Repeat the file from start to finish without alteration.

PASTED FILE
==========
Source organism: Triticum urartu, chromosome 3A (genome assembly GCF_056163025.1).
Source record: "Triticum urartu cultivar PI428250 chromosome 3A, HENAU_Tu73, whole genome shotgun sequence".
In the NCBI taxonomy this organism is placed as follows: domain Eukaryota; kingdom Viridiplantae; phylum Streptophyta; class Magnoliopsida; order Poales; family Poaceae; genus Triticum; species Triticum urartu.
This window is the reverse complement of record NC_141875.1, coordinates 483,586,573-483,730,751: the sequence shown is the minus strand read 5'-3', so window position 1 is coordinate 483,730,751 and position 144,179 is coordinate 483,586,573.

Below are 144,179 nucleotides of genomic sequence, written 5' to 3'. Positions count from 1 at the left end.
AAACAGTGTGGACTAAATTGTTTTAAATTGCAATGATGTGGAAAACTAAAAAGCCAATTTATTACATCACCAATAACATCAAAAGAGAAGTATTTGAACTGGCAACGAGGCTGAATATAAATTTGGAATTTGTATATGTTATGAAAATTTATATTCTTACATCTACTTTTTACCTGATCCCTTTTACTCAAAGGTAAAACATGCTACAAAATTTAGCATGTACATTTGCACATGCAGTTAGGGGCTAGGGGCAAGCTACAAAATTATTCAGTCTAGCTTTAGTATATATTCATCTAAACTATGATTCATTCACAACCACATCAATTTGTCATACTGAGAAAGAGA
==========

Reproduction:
Source organism: Triticum urartu, chromosome 3A (genome assembly GCF_056163025.1).
Source record: "Triticum urartu cultivar PI428250 chromosome 3A, HENAU_Tu73, whole genome shotgun sequence".
In the NCBI taxonomy this organism is placed as follows: domain Eukaryota; kingdom Viridiplantae; phylum Streptophyta; class Magnoliopsida; order Poales; family Poaceae; genus Triticum; species Triticum urartu.
This window is the reverse complement of record NC_141875.1, coordinates 483,586,573-483,730,751: the sequence shown is the minus strand read 5'-3', so window position 1 is coordinate 483,730,751 and position 144,179 is coordinate 483,586,573.

Below are 144,179 nucleotides of genomic sequence, written 5' to 3'. Positions count from 1 at the left end.
AAACAGTGTGGACTAAATTGTTTTAAATTGCAATGATGTGGAAAACTAAAAAGCCAATTTATTACATCACCAATAACATCAAAAGAGAAGTATTTGAACTGGCAACGAGGCTGAATATAAATTTGGAATTTGTATATGTTATGAAAATTTATATTCTTACATCTACTTTTTACCTGATCCCTTTTACTCAAAGGTAAAACATGCTACAAAATTTAGCATGTACATTTGCACATGCAGTTAGGGGCTAGGGGCAAGCTACAAAATTATTCAGTCTAGCTTTAGTATATATTCATCTAAACTATGATTCATTCACAACCACATCAATTTGTCATACTGAGAAAGAGA